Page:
Gas ‘N Healthcare – How Transportation Links to Health Care Access and Financial Health

Some patients dealing with cancer at Mercy Health’s Lourdes Hospital have been supplied with gas cards. This gesture is enabling families to get to medical appointments around Paducah, Kentucky where, this week, car drivers faced regular gas priced at an average of $4.16 a gallon compared with $2.92 one year ago.






Here’s the Hospital’s Facebook page featuring their gratitude to FiveStar Food Mart, the American Cancer Society, and the Mercy Health Foundation.

“By providing cancer patients with gas cards, the cancer care team at Mercy Health Lourdes Hospital in Paducah hopes to mitigate financial challenges resulting from high gas prices and keep patients on treatment schedules without interruption,” an article in Newsweek described the situation.

Closer to home, the local broadcast channel KOCO News reported on the story explaining how Oklahoma patients struggle to get cancer treatment due to gas prices.

While Mercy Health has been working with the Cancer Society on this program for a while, “what is new is the drastic increase in cancer patients needing fuel,” KOCO News reported. “With the rise in gas prices, it’s been an extreme need. It’s been really challenging to make it to their treatments. It’s not just Oklahoma County. People who are two hours away really need it,” Irving Baccus, an oncology social worker explained.

“Had a couple of single moms who are receiving treatment and they’re explaining to me that they’re having to ration out their funds to be able to make it to get to the grocery store, get the kids to day care, let alone being able to come to treatment,” the social worker told KOCO News. “The gas card can really truly be a difference maker.”

Here’s a snippet from a similar story in Branson, MO, where the American Cancer Society is collaborating with the Skaggs Foundation on gas price relief for patients:

”’The gas cards have been a tremendous help,’” Steph Townsend, a colon cancer patient, told KY3 News. “I wouldn’t be able to afford to go to Springfield two and three times a month with gas being almost five dollars right now.” She says the added help of these gas cards means she also doesn’t have to worry about spending money on food for her family. Skaggs Foundation Director of Community Relations, Mindy Honey, says transportation is the most significant barrier for care patients. ‘People in Stone and Taney Counties, it might take them an hour or more just to get to Branson for treatment. Sometimes those treatments are five days a week, so that really adds up.'”

Calling out the social determinant of health risk that transportation represents, Honey told KY3, “Your health insurance doesn’t pay for your gas, and we know fuel prices are just getting more and more expensive,” Honey said. “So it’s just one thing we can take off their plate, so they don’t miss treatment.”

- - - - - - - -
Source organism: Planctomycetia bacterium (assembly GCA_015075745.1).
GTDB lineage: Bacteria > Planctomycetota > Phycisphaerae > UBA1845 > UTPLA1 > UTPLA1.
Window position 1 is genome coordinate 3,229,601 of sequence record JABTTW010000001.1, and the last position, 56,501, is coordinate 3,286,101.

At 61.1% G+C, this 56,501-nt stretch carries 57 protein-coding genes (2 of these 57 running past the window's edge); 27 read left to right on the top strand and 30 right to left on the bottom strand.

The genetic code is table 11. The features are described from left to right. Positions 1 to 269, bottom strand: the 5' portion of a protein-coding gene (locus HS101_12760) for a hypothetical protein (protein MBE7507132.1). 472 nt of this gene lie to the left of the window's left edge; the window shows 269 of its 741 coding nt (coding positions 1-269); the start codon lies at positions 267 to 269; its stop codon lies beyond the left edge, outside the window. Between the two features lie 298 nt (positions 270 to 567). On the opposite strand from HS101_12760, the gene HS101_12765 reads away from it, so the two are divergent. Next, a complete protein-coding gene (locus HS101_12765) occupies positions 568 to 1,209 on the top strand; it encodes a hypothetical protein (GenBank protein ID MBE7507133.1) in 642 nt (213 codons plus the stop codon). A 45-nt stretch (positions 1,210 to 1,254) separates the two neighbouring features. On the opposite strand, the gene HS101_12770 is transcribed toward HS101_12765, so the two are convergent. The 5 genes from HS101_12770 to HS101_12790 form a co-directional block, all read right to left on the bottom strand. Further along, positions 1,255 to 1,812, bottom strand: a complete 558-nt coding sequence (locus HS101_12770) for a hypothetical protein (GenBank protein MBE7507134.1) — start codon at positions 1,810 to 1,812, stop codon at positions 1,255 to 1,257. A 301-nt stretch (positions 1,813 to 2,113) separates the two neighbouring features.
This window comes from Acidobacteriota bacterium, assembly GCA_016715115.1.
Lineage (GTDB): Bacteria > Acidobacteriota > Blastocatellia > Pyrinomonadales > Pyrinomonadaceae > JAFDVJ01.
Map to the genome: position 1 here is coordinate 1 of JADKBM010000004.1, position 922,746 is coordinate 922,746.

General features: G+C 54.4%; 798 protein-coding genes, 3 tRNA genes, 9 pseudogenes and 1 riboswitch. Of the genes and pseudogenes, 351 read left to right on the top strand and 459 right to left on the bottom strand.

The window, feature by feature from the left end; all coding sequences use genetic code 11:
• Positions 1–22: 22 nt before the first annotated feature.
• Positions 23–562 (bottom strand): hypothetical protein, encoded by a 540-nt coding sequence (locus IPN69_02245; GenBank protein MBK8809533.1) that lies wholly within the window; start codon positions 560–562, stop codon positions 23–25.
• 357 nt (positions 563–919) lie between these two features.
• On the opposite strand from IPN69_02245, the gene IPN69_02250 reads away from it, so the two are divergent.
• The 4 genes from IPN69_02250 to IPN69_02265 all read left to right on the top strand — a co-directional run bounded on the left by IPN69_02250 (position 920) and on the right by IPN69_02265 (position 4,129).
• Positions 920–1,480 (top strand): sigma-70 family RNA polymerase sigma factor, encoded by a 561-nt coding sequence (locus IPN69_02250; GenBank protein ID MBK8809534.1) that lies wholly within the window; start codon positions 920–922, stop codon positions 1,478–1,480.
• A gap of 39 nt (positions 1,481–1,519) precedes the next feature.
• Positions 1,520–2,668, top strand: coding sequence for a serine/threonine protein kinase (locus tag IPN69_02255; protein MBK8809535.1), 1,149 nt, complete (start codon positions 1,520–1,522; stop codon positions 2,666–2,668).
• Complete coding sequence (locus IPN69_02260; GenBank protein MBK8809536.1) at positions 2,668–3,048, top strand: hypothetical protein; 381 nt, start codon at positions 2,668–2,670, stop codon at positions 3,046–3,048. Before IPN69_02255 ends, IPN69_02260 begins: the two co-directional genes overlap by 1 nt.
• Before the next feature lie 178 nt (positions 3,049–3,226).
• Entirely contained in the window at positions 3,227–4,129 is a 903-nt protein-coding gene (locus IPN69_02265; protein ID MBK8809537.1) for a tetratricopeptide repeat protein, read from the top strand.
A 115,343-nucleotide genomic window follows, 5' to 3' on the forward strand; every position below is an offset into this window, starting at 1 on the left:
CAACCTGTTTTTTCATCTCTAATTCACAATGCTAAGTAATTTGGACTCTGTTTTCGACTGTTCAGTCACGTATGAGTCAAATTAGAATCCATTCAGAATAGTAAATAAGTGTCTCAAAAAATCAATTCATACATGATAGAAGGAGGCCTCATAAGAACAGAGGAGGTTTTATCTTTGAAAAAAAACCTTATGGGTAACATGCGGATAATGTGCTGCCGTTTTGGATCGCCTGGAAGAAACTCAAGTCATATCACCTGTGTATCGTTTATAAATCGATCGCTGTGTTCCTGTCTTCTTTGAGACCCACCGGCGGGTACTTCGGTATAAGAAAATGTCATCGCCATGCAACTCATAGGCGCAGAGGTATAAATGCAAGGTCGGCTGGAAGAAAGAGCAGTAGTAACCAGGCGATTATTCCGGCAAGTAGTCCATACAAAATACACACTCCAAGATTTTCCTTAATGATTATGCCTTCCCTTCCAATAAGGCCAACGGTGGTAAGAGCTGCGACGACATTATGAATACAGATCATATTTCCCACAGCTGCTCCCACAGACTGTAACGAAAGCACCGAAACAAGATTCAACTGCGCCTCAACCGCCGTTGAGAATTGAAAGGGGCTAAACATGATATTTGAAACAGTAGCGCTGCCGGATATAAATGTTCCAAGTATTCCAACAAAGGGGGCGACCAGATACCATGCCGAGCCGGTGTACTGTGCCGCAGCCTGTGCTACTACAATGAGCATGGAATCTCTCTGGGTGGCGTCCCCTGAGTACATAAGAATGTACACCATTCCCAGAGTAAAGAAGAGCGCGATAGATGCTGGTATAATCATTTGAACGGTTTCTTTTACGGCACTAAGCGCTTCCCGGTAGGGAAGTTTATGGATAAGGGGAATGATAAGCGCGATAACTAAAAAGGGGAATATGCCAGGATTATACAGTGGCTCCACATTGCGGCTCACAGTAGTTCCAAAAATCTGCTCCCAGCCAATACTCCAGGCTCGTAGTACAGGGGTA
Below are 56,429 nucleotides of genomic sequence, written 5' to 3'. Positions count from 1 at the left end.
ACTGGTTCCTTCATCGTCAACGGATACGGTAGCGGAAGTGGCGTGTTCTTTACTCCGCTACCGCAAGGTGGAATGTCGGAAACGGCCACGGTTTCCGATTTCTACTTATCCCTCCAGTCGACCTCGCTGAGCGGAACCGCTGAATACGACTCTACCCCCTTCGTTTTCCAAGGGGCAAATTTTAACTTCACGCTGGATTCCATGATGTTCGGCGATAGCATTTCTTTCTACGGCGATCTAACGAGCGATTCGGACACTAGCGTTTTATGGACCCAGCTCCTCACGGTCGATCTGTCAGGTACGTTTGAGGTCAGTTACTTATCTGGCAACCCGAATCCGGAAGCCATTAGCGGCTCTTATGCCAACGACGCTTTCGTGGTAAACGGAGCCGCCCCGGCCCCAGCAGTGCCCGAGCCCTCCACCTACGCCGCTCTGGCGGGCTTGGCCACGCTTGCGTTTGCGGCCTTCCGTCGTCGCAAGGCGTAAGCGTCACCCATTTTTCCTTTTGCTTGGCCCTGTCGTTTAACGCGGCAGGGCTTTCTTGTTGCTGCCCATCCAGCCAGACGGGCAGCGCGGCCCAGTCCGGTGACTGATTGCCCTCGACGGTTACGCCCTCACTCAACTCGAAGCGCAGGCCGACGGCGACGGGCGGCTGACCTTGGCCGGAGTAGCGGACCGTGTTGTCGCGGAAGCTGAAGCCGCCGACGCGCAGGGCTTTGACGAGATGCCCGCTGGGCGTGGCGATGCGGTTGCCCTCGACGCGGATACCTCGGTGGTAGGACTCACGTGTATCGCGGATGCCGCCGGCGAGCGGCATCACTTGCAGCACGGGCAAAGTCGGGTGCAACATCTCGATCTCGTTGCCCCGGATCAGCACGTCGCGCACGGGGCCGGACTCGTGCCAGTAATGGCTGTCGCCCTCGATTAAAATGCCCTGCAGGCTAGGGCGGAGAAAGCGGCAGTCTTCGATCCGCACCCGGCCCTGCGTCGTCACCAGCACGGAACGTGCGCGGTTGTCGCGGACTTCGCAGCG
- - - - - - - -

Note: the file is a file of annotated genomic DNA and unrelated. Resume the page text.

Health Populi’s Hot Points:  Research from  the Kaiser Family Foundation continues to build the sorrowful evidence that families dealing with cancer are at risk for medical debt.

The chart on the High Financial Toll of Cancer demonstrates that people dealing with cancer face a greater financial risk of using up most of their savings, skipping or delaying care due to cost, withdrawing money early from college or retirement savings accounts for medical bills, and declaring bankruptcy or losing homes.

I wrote about this issue earlier this year here in Health Populi, discussing the report from Kaiser Health News in their Diagnosis: Debt series with NPR. In that June 2022 report from the Kaiser Family Foundation, 100 million people in the U.S. were found to have had medical debt burdens in 2022.








Gas cards are not a panacea for solving the financial toxicity faced by cancer patients and other people dealing with acute illnesses and health plans that are designed to shift insurance with greater “skin-in-the-game” for would-be health consumers. But this story sheds important light on the opportunity for health care providers to collaborate with business sectors adjacent to the health/care ecosystem that help address and ameliorate the risks of key drivers of health — think food/nutrition and grocery stores, medico-financial health advocates working with regional banks, and environmental health folks working with REI, Patagonia, Dick’s Sporting Goods, and other outdoors retailers (who also, by the way, tend to have strong ESG equity with consumers).

I launched my Health Populi blog in September 2007 with this cartoon from the New Yorker, originally published copyright Michael Maslin in 1994. Twenty years ago or so, I began to speak to this cartoon in the context of Costco — selling low-priced gasoline, well-priced prescription drugs, health and beauty products and, in my local store, provided me a bone density exam at perennial health fairs. Earlier this month, I asked and answered the question here on the blog, What if Costco designed the prescription drug sales model?

Gas ‘N Health Care at Costco? Asked and answered, over the 15 year life of this blog site.

I’ve been using this cartoon since then in my health care advisory work and speech-giving with clients to call out the reality faced by patients in America for the better part of three decades: that health care in the U.S, operates like a retail expense in the eyes and pocketbooks of patients — without the features of “real” retail markets of price transparency, choice, quality metrics, ease of use, streamlined experiences, and so on. When it comes to health consumers home economics, it’s déjà vu all over again, and again, and again….